The Truth About Nudity

We are all obsessed with the human body. And nowhere do you find the body more on display than at the beach. If you really want to go all the way, you have to go to a nude beach.

In our parents’ days, we heard of nudist colonies, places where young and beautiful beatniks smoked weed and drank wine and frolicked in mud baths in the altogether, all together. We all saw the compelling posters.

I don’t know about you but I spent a long winter building up body fats and dry skin, including an occasional itchy rash. My doctor said my skin looked “dry” and urged me to use skin moisturizer, something we tough guys often forget as we are putting on the Carharts.

Like many of us mountain people, I split for tropical climes this off-season, seeking moist air, beaches and a chance to air out the wrinkles and folds that had been under many layers of protective clothing. Maybe it’s because the islands are blowing up, but I found shockingly cheap airfare to Maui and got on that plane.

When we touched down and they opened the cabin doors for arrival, the plumeria-scented breeze was like an instant balm. The lips felt moist. The red spots vanished, and the air was full of oxygen and deeply nuanced scents.

After a couple of days chasing turtles in the tourist hotspots, we decided to attend a locals’ traditional party on a not-so-secret beach on the far end of the island. A quick stumble over a lava hill led us to a strip of sand with gentle waves and scattered with locals. A closer look revealed that many were “pants down.”

You know what they say, “When in Rome, do as the Romans do.”

So I went pants down and headed straight for the water, where other like-minded nudists were bobbing about. Swimming naked is liberating, to say the least. Without too much graphic detail, salt water beats the pants off of synthetic fabrics every day. The ocean is the wetsuit. And the wetsuit suits me.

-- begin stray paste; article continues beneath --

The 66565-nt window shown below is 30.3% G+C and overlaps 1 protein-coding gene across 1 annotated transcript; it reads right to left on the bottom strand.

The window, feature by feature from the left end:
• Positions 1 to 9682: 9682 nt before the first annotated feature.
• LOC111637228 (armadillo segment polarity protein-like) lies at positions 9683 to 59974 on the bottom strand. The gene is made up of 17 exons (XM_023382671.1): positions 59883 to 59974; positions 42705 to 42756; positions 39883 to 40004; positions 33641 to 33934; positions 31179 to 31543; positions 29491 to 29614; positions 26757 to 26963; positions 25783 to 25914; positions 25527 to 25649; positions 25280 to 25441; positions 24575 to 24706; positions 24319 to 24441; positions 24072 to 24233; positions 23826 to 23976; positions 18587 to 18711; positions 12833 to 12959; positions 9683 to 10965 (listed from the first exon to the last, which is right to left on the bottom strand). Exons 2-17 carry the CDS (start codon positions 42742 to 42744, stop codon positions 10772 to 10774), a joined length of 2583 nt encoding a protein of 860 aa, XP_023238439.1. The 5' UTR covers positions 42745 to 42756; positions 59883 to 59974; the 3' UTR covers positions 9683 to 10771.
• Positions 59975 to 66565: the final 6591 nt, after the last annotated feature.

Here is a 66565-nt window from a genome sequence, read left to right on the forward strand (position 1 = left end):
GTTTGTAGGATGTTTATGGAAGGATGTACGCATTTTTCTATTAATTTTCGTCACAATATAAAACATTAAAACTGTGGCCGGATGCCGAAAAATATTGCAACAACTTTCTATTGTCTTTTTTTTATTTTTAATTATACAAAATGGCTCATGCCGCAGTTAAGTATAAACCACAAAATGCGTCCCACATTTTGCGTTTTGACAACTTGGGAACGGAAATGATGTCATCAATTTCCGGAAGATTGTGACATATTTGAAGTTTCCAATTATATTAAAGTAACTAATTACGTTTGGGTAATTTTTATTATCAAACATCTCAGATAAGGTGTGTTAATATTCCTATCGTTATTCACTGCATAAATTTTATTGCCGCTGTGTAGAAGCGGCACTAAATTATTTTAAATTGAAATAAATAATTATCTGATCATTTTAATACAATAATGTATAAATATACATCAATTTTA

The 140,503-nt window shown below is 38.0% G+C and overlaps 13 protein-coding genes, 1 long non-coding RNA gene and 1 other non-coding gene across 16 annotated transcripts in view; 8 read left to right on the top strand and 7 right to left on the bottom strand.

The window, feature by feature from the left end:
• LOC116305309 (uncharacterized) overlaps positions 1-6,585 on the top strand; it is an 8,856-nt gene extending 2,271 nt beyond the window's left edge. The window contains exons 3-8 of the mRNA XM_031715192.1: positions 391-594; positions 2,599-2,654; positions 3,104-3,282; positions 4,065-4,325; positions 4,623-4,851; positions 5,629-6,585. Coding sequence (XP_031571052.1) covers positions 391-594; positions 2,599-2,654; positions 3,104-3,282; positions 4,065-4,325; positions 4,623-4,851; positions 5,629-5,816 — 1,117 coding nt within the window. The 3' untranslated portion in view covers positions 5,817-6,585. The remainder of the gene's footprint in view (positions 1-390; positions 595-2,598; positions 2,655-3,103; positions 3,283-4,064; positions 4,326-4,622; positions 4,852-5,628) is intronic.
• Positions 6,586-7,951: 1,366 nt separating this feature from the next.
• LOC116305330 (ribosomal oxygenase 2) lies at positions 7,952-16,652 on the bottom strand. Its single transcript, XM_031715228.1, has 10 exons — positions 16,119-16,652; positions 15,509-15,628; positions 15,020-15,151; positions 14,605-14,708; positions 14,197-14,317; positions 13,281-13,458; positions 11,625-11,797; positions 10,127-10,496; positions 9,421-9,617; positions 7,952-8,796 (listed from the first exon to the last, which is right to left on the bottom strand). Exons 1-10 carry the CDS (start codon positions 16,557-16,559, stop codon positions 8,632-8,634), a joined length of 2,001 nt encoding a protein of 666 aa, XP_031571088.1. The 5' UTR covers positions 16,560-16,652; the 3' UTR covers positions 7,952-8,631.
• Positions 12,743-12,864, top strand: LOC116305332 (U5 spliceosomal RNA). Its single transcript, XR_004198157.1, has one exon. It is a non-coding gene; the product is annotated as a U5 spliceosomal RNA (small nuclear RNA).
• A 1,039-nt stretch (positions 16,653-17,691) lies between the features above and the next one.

After the bobbing, it was time for a dash back to the beach chair. Not too fast. Must avoid flapping about and drawing attention with quick movements. Not too slow. Don’t want to risk evocative strutting, either. No, the nude-beach cadence should be slow and carefree.

I snuck a look around. I couldn’t understand why everyone was not staring at me. It was as though a rare species of albino sloth seal had emerged from the ocean and no one noticed. I made it to the chair, popped up the umbrella, plopped down and made a nonchalant gaze directly in front of me into the endless ocean.

Glancing around, I saw other ghastly species mingling among the beautiful people. No one is perfect, and nowhere is this more obvious than a nude beach. Most of the people you wouldn’t mind seeing naked were clothed, and most of the people you’d prefer to see clothed were naked.

The hairless apes were at this particular beach for a weekly gathering of the tribe. There were many old hippies, smoking joints in their wrinkled leather suits. I saw a lot of lonely looking guys but some had their gals with them. It made me wonder, where did these old hippies come from? How did they get here and how did they live? Maui is expensive, and these retirees did not look like the working type.

Late in the afternoon there was a steady stream of new recruits arriving, bringing drums and drinks. A small group started the drum circle with a bleached, mistimed pulse that went nowhere but somehow changed the atmosphere to something more electric. More and more drummers showed, and before long an exotic African couple were leading the ensemble with a simpler, more compelling tribal beat and simple commands that really got things going in the right direction.

I almost forgot I was naked and started moving my hips. As the light lengthened there was a higher ratio of clothed to non-clothed partygoers. I slipped on my shorts and walked closer to the circle. Having my eyes suddenly behold a nude man when I forgot where I was because of the music is unsettling and startling. I would have to get used to it. There were still more fissures on display than on the Big Island.

This scene was going off and it was time to split, time to weave our way through the naked crop, some sitting, some prone, some up, some down, some sideways. Some sitting on a towel, staring into a cell phone as if to say, “I feel naked without my device.”

I saw a lot of cell phones out there on Maui, mostly on the popular public beaches where waves, wildlife, sand and sunsets were right there, front and center. All you had to do was look up. But some couldn’t, and it made me a little sad. Because to be human means we all share the same flesh, the same habits and the same lameness. Some are better than others at covering it up, but everyone eventually sags and the grim reaper comes for us all.

Steve Skinner thinks we should bring back streaking. Reach him at nigel@sopris.net.

 

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